Having considerably lost connection to my brain, my feet started taking little alleys or paths they knew too well, and soon I found myself in front of the tall, green bushes, that covered the way to the top of the hill. Somehow, the heated impulses from my brain managed to travel through my whole body and I felt, that if I sat, I would explode. I decided to open the rusted, nicely shaped gate of the cemetery and took the paved path along the tombs. I have never liked walking in this cemetery, especially because of the looks the old people (who were often seen here) gave me. I felt uneasy, as if I was entering a private world of their own, that they shared with the dead. Here, I was like one of those unexpected and unwanted guests. But it was one of those peaceful places which you decide to visit simply for the sake of not forgetting the atmosphere, the smell of the air. Besides, it had a huge area. So large that I have never managed to walk to the other side of it; something during the walks made me simply turn back — a sudden remorse for being young in this place.
That evening, just as the streets, the cemetery was emptied of any other presence, but mine. I lighted a cigarette and watched the smoke float, like a flying carpet from an oriental story, in front of me. For some mysterious reason, the smoke tastes differently, when the air is cooler — sweeter as if sprinkled with caramel, and lighter. What I truly enjoyed about smoking, was measuring the level of silence around. There were times when I could literally hear how every fiber, every leaf of tobacco burns. Those times were the ones that almost made me know the sound of a private, bitter-sweet, roughly dreadful loneliness. I did not hear it that evening. The wind started blowing my way, chasing the silence and me, probably. The nicotine slowed down the inner race I had inside my head, my walking became more relaxed and I even started yawning, but a new, unusual for this place, smell, touched my nostrils. It was tender and somehow flower-like, though no flower can smell this way. This scent carried a heat within itself and a living, erratic spirit. It was the smell I had wanted to meet again for more than a week and I hurried towards its source.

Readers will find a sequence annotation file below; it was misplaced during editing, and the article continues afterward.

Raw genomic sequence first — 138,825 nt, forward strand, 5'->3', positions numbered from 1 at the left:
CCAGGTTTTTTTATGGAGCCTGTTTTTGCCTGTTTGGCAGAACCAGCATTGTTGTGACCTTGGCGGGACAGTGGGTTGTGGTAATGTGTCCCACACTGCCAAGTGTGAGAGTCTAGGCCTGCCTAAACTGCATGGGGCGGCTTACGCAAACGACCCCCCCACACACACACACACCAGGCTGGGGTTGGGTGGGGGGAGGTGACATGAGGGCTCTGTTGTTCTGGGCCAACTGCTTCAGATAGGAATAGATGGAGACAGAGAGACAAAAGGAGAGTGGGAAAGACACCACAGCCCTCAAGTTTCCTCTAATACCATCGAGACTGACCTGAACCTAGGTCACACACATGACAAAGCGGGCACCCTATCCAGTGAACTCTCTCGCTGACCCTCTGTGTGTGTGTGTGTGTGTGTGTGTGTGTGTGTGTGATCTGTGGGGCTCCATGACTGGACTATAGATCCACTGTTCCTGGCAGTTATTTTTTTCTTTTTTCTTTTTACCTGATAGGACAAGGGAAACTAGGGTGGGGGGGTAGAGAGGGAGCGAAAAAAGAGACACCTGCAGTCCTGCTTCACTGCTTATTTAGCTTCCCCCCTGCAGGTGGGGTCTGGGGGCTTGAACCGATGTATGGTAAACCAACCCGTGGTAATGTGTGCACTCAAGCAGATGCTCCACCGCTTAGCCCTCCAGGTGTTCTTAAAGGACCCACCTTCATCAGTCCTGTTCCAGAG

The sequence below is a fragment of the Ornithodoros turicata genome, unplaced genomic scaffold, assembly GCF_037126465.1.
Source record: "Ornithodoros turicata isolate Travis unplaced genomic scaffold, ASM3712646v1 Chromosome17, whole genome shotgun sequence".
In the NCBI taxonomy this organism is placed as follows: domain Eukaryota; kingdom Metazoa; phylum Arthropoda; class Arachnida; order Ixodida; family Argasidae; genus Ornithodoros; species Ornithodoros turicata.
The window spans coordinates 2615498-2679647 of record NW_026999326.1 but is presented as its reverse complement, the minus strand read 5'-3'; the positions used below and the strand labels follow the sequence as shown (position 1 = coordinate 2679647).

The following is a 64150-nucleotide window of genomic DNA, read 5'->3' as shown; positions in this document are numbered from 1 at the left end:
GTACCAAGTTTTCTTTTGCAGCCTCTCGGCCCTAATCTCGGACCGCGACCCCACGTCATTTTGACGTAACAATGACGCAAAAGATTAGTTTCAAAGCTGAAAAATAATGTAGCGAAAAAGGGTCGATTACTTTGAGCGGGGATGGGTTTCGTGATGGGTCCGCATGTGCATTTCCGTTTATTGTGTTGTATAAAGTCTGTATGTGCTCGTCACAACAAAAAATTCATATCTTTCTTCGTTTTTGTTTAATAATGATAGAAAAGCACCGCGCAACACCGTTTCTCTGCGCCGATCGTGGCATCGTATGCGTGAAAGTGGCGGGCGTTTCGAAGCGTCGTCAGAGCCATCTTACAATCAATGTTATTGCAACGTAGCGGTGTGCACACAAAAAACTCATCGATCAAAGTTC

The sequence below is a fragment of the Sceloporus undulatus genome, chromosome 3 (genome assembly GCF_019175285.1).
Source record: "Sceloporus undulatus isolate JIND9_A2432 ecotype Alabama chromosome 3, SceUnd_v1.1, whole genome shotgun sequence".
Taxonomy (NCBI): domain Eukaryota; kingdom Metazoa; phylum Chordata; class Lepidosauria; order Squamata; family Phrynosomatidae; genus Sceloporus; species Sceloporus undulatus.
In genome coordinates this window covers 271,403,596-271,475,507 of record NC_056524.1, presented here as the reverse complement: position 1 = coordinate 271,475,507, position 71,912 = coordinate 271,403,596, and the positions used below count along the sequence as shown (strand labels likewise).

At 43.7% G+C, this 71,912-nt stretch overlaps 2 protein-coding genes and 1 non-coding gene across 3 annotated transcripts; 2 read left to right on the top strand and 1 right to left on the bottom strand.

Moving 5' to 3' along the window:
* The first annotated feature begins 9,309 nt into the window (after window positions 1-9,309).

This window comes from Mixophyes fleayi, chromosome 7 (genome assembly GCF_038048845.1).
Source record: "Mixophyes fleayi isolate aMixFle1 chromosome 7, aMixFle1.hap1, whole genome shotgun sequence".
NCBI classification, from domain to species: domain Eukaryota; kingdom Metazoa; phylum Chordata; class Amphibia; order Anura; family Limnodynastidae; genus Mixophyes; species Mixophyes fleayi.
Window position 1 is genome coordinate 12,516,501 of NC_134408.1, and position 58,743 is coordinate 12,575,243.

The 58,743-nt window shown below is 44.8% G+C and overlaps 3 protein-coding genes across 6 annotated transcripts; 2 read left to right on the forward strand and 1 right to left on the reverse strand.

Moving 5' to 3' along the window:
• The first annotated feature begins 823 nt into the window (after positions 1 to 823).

She sat on a green bench. Her dark hair looked even darker, her skin whiter and if I did not know who was before me, I would run away, as if frightened by a ghost. Her blue gaze was fixed on the distant mountains and the snow that covered their peaks even during summer. She hid her hands in the pockets of her hoodie and she looked as if she was cold. Her shorts barely covered her tights so her white, mesmerizing skin drew me to inappropriate thoughts about the last time we saw each other. I tried to stop my mind from remembering her irresistible nudity and from undressing every piece of her clothing, but I hardly managed to.
Sophie slowly shifted her eyes down, towards the tombs in front of her, then her feet, and finally rose them in my direction. The void, that covered her face, was filled with a slight awe of disbelief, which was instantly replaced by a broad, warm smile, that hunted down any other thoughts, but those of her.